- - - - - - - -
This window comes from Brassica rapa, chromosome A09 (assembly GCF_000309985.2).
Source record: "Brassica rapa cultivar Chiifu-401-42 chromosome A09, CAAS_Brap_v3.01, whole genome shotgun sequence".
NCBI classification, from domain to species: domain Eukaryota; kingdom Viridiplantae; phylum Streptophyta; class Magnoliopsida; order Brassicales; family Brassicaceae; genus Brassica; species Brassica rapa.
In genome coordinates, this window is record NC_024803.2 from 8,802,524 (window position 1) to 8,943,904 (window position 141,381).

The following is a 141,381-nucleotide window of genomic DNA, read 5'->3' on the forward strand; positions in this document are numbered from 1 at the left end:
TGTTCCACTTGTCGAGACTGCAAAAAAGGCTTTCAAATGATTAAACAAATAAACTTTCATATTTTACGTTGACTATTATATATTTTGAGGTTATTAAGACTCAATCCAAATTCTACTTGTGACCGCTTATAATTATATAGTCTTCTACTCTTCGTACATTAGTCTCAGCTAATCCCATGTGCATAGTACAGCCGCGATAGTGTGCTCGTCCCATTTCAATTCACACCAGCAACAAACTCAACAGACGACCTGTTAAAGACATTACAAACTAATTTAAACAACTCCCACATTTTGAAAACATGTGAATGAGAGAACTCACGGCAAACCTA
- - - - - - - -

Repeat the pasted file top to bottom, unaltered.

This window comes from Brassica rapa, chromosome A09 (assembly GCF_000309985.2).
Source record: "Brassica rapa cultivar Chiifu-401-42 chromosome A09, CAAS_Brap_v3.01, whole genome shotgun sequence".
NCBI classification, from domain to species: domain Eukaryota; kingdom Viridiplantae; phylum Streptophyta; class Magnoliopsida; order Brassicales; family Brassicaceae; genus Brassica; species Brassica rapa.
In genome coordinates, this window is record NC_024803.2 from 8,802,524 (window position 1) to 8,943,904 (window position 141,381).

The following is a 141,381-nucleotide window of genomic DNA, read 5'->3' on the forward strand; positions in this document are numbered from 1 at the left end:
TGTTCCACTTGTCGAGACTGCAAAAAAGGCTTTCAAATGATTAAACAAATAAACTTTCATATTTTACGTTGACTATTATATATTTTGAGGTTATTAAGACTCAATCCAAATTCTACTTGTGACCGCTTATAATTATATAGTCTTCTACTCTTCGTACATTAGTCTCAGCTAATCCCATGTGCATAGTACAGCCGCGATAGTGTGCTCGTCCCATTTCAATTCACACCAGCAACAAACTCAACAGACGACCTGTTAAAGACATTACAAACTAATTTAAACAACTCCCACATTTTGAAAACATGTGAATGAGAGAACTCACGGCAAACCTA